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    I looked at the new edit, and I do see what you were talking about more noise. You could try somewhere in between. I still wish I could see the third one again, but a little lighter....however a new one, not the same one. Since, the picture you have may be too hard to edit. It's great though that it is local and you can get again.

    Is your camera programmable? I know some cameras have the option of programming a time, not being limited to the set 30 seconds. One option I wish DSLR's had that SLR's do, is the option to you a cable to connect to the button to take the photo. Because with film, you can set the shutter to be open as long as you hold down on the cable button. That way it also allows the photographer more control.

    Some one mentioned getting a low f-stop. When taking a photo, normally I would use a high f-stop if I wanted everything to be in focus. Since, using a low f-stop will cause the background to be blurry. However in this case, you are using an infinite distanct (so to speak) and therefore everything should be in the same depth of field. Therefore using a lens meant for a low f-stop could work, and also are a lot sharper. Also, this will allow more light in and would allow you to use a faster shutter speed. Also, you could change your ISO, but that might cause even more noise.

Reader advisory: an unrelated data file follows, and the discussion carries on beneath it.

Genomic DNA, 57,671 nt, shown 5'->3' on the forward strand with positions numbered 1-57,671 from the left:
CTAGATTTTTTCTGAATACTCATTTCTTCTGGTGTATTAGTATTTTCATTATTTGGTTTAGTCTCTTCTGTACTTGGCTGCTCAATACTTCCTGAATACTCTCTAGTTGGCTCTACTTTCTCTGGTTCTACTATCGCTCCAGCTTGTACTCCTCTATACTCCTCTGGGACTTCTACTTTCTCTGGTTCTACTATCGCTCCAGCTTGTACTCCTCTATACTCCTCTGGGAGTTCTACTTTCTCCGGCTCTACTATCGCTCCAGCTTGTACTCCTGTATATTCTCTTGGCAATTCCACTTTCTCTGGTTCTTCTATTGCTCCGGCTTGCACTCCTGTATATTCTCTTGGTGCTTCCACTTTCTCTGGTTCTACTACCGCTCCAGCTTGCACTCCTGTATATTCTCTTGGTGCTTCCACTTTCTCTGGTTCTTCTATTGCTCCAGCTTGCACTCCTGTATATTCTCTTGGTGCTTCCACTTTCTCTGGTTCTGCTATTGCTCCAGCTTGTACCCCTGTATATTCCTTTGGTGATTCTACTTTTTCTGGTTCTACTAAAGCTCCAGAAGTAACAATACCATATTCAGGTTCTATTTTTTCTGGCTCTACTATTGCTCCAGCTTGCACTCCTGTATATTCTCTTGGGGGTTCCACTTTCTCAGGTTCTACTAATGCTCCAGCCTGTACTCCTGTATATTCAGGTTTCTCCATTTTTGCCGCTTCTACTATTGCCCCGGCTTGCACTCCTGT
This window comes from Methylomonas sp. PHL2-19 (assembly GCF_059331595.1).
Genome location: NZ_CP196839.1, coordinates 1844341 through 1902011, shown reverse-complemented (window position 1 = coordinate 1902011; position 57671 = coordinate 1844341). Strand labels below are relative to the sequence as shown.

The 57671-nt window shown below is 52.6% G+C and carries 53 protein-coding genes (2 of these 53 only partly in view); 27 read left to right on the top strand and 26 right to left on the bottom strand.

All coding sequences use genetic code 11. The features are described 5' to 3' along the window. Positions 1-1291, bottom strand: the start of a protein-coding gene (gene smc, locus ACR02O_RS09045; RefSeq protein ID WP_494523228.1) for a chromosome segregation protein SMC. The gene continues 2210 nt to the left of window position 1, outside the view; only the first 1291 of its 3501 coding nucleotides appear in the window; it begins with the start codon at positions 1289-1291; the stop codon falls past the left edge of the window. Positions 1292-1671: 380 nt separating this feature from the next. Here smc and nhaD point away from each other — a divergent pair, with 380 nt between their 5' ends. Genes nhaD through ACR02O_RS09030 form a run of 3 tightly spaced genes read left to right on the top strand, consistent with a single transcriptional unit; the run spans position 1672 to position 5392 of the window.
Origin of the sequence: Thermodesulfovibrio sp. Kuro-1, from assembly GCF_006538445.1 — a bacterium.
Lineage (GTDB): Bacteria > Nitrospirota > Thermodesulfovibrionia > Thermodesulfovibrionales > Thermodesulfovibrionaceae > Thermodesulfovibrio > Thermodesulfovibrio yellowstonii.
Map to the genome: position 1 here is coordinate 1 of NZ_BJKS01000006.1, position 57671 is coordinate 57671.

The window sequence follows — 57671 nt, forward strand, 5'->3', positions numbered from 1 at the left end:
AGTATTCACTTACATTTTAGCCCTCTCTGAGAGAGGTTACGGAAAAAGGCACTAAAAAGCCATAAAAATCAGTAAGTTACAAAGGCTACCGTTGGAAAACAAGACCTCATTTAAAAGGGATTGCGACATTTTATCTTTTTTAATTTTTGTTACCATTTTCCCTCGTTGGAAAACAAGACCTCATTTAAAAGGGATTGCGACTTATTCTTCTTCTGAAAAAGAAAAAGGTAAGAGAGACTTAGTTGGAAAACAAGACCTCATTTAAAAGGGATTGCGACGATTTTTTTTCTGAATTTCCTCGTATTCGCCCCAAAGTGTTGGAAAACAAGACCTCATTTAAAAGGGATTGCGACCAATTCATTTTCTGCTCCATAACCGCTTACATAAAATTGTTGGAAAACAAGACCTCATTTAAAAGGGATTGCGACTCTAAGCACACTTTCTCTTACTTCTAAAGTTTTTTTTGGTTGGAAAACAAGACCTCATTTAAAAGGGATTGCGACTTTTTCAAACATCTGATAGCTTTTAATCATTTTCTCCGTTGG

8. reg

    reg TPF Noob!

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    That's on almost every DSLR, if you keep turning the dial, all the way up to 30/60 seconds depending on your camera, the next click should say something like "B" or "Bulb". Then use the cable just like on a film SLR.
     
  9. timbearden

    timbearden TPF Noob!

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    Good to note, what brand? Dumb Nikons don't have it (D60, D100, D200, D300, and I assume the D700) at least not a place to attach the cable release.
     
  10. reg

    reg TPF Noob!

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    Nikon should sell a wireless infrared remote, that's how the other brands do it. There's no actual CABLE afaik.


     
  11. timbearden

    timbearden TPF Noob!

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    I totally forgot they had that, I was thinking of the wireless transmitter costing $700.
     
  12. reg

    reg TPF Noob!